Pubs the lifeblood of communities

Traditional bars have an important role to play, owner says

By Jack Walsh

Pubs across Scotland have weathered their fair share of storms down the years, with the smoking ban followed by the lowering of the drink drive limit sparking real fears of the beginning of the end for many.

Coupled with a changing younger demographic, which is generally looking to drink less and eat out more, and the future of many traditional pubs was cast into further doubt.

I think the wet-led pub in certain villages has got a [big] role to play.

However, like many, Jackie MacGregor, commercial director at property firm ASG Commercial, reckons traditional wet-led pubs have an important role to play.

• Property agent Jackie MacGregor, who owns the Union Tavern in Fortrose with her husband, said wet-led pubs play an important role.

Having worked at the property company for the last four and a half years (during which time she purchased the firm with her business partner Paul Hart), Jackie also has her fair share of on-trade experience, having owned a number of hospitality businesses over the years with her husband, Jamie MacGregor.

Their first foray into the licensed trade was Forss House Hotel in Thurso, which they purchased in 1995 and ran for ten years until they sold it in 2005. Since then, they’ve owned various other businesses, including the Borgie Lodge Hotel in Thurso; the Dunmore House guest house in Callander; the Balintore Hotel near Tain; and, since 2015, the Union Tavern in Fortrose, which is run by a management firm.

Able to see the trade from two perspectives, Jackie told SLTN she often witnesses conflicting views about the state of the on-trade, particularly the health of wet-led pubs.

She said she frequently encounters “a sort of general consensus, which is that the wet-led pub is dying because of the smoking [ban] and all the various other things that have affected pubs”.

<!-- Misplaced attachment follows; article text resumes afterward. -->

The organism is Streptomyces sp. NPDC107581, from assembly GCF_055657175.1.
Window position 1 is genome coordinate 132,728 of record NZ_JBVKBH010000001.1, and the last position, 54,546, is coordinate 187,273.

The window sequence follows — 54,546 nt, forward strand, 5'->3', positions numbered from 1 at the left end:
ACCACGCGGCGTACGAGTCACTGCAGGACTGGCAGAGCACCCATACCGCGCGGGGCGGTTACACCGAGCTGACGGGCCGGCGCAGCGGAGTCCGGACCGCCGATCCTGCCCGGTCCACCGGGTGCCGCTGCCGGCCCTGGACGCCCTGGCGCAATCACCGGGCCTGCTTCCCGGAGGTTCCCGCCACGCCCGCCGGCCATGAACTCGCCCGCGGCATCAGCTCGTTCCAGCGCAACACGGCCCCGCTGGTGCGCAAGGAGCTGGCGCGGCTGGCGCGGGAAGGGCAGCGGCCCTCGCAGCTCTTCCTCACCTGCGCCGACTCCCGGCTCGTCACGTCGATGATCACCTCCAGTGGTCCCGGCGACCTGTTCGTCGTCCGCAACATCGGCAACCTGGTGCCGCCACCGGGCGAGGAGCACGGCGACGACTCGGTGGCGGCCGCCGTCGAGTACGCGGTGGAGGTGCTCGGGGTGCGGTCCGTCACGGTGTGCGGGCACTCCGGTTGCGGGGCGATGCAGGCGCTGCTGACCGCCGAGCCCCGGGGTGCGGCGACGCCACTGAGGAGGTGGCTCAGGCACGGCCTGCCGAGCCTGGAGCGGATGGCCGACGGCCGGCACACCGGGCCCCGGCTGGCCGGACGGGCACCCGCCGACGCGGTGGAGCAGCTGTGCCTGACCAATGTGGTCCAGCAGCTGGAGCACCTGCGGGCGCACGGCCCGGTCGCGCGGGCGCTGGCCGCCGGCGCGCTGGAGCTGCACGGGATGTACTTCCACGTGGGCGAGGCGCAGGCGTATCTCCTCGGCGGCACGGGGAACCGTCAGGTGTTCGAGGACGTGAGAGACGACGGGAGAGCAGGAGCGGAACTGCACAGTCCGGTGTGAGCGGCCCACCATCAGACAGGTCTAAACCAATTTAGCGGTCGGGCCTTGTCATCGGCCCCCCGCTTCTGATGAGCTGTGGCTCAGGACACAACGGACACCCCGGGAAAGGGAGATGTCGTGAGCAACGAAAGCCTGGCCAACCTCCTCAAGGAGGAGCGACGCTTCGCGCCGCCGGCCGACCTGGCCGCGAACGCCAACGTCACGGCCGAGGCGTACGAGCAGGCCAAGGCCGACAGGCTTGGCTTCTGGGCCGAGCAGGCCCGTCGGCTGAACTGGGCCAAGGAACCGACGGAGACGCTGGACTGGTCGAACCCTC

However, she reckons that not only are wet-led pubs still in demand, they are often “a vital part of the community” – especially in more remote parts of Scotland, where she said pubs can be viewed “like a community centre sometimes”.

“Community pubs definitely have a role to play in smaller areas where people need a place to get together, a focus for the community, something that supports the school and the football team and the darts,” said Jackie.

“People have a [sense of] belonging; they belong to something.”

It’s the case at the Union Tavern in Fortrose, which Jackie said attracts a broad clientele.

“In the evening we get a mix of both young and older people,” she said.

It certainly isn’t falling away, as far as we’re concerned.

“And people quite like the traditional pub.

“We’re not doing anything [different] – we do not have to do karaoke nights or quiz nights; in fact that’s a turn-off to some of these folk.”

It’s an approach that is paying off, according to Jackie, who said the pub’s figures are continuing to climb. “It certainly isn’t falling away as far as we’re concerned,” she added.

“It keeps me grounded in that as an agent I can see what’s happening on the ground, rather than listening to the negativity.”